Dogs and Drones: New Projects in Puglia Emphasize Early Detection Against Xylella

Using thermal sensing and the powerful noses of dogs, authorities in Puglia ramp up efforts to detect the latest outbreaks of Xylella fastidiosa before symptoms occur.

The fight against Xylella fastidiosa requires the development of ever more precise and reliable prevention and early diagnosis systems.

From drones to detection dogs, Italy is developing new weapons to contain and eradicate the deadly olive tree pathogen.

To date, the bacteria has infected 21 million olive trees in Puglia and is dangerously advancing in other regions.

Authorities believe the ability to identify infected plants early represents a critical strategic element and an essential condition to effectively counteract its advance and prevent the bacterium’s arrival in previously unafflicted areas.

Through the Redox (Remote Early Detection of Xylella) project, drones are used to identify new Xylella fastidiosa outbreaks at the early stages of development, improving the effectiveness of containment measures and reducing the time and costs associated with detection, monitoring and sampling of plants.

Funded by the Italian Ministry of Economic Development, authorities deploy uncrewed aircraft equipped with thermal sensors to monitor extended areas accurately.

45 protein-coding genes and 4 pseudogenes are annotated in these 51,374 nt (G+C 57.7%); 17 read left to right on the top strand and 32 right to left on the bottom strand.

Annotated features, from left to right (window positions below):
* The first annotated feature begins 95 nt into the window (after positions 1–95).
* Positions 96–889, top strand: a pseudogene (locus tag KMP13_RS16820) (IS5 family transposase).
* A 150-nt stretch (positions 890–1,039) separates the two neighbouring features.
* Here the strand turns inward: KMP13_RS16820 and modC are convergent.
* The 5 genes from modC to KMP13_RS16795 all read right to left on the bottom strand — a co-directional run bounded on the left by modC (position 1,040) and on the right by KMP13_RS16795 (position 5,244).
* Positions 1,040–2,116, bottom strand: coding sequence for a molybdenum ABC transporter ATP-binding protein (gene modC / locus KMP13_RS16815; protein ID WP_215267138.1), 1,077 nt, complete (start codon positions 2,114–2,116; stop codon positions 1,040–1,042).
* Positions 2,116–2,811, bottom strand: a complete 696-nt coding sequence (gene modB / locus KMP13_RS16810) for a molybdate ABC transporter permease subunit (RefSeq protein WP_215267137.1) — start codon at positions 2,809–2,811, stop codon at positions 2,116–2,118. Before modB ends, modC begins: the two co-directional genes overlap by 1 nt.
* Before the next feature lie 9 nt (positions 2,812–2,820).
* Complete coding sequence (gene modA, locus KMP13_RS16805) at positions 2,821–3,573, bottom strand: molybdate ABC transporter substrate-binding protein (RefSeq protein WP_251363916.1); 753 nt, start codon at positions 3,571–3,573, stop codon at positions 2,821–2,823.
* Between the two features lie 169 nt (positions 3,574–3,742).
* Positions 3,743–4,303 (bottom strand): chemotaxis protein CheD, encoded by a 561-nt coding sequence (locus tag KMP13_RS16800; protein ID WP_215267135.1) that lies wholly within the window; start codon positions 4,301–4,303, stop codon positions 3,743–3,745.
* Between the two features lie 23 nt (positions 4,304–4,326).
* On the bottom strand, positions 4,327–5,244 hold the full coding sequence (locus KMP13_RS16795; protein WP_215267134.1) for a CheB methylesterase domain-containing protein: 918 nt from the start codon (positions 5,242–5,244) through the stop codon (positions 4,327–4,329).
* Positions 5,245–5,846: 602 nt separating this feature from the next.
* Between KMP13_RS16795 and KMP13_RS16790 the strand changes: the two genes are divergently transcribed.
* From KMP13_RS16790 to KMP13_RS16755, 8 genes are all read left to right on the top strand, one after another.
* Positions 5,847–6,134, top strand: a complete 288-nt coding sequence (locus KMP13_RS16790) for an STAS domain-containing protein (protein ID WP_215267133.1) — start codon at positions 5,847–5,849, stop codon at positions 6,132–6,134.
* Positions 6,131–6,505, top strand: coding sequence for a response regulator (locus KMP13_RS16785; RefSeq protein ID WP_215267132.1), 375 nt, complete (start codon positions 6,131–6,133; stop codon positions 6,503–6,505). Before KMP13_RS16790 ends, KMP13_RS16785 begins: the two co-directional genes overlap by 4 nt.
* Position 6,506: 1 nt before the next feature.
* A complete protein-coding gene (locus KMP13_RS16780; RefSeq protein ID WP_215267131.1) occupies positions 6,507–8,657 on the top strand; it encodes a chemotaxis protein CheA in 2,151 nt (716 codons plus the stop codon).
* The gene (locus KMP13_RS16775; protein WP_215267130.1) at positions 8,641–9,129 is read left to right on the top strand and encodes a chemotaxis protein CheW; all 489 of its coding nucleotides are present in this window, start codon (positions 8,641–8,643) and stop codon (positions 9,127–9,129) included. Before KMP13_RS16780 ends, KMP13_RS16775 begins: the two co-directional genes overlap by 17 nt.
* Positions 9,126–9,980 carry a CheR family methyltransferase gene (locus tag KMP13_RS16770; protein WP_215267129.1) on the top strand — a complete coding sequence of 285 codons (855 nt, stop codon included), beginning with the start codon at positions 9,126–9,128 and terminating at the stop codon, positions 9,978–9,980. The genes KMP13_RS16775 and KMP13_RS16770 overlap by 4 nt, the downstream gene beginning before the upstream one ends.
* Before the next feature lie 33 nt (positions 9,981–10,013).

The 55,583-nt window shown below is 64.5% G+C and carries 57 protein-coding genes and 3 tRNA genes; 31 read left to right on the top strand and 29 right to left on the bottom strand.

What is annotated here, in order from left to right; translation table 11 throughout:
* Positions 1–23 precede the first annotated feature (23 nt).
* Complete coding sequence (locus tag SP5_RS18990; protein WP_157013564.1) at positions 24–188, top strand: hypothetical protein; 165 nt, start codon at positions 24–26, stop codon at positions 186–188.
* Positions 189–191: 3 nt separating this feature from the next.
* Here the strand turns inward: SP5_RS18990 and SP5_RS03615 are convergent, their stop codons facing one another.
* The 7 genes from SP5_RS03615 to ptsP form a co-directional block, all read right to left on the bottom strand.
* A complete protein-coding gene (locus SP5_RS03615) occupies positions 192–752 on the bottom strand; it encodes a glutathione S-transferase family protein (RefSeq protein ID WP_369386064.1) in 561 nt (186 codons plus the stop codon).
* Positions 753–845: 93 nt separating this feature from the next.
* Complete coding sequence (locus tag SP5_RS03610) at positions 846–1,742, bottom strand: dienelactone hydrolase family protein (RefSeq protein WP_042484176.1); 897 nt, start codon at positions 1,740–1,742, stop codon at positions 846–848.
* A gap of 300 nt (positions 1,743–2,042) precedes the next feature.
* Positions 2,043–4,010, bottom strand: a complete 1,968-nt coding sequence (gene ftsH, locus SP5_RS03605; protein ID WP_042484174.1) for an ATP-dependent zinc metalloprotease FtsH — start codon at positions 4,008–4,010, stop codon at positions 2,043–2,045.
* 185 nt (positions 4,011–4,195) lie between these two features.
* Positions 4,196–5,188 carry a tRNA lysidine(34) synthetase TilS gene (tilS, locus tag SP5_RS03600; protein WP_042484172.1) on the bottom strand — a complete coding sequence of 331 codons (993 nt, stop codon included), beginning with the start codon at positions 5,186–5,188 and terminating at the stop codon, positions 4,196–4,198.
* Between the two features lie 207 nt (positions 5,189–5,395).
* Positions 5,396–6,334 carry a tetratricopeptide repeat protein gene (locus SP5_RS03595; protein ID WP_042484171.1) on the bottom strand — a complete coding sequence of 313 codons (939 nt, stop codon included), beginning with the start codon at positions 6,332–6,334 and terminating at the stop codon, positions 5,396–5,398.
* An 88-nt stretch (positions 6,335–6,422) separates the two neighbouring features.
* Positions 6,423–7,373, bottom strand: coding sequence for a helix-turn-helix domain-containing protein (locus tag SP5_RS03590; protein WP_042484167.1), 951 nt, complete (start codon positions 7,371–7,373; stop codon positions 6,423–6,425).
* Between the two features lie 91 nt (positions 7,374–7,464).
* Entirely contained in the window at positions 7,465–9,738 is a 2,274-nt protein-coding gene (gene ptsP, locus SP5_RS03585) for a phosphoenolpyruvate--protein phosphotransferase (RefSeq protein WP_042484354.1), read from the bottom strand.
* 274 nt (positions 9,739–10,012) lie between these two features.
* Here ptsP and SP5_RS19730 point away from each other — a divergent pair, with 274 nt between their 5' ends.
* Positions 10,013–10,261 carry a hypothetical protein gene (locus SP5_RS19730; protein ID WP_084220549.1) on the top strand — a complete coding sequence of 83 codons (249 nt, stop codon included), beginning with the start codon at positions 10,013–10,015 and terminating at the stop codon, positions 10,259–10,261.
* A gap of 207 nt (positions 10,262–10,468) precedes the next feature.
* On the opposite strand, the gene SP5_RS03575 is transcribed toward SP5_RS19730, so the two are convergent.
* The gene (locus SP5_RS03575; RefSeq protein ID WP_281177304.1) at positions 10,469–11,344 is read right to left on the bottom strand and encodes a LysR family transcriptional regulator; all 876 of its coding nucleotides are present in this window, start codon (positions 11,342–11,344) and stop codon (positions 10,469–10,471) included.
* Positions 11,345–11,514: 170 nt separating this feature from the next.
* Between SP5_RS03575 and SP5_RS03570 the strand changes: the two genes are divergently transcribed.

“The goal of the Redox project is to develop a methodology applicable to large areas to identify olive trees that are infected with Xylella but do not yet show evident symptoms,” said Vincenzo Barbieri, the chief marketing officer of Planetek, which provides aerial and drone data processing for the project.

According to researchers, a tree affected by Xyella fastidiosa can be detected even before the characteristic desiccation of its leaves through almost imperceptible physiological alterations, such as color.

The hyperspectral sensors mounted on the drones are expected to reveal these slight changes, allowing for an early diagnosis and potentially stopping the outbreak before it spreads.

“Through these techniques, we try to limit the infection as much as possible, at least until genetic research will provide a new generation of plants resistant to the bacterium, able to replace the traditional ones,” Barbieri said. More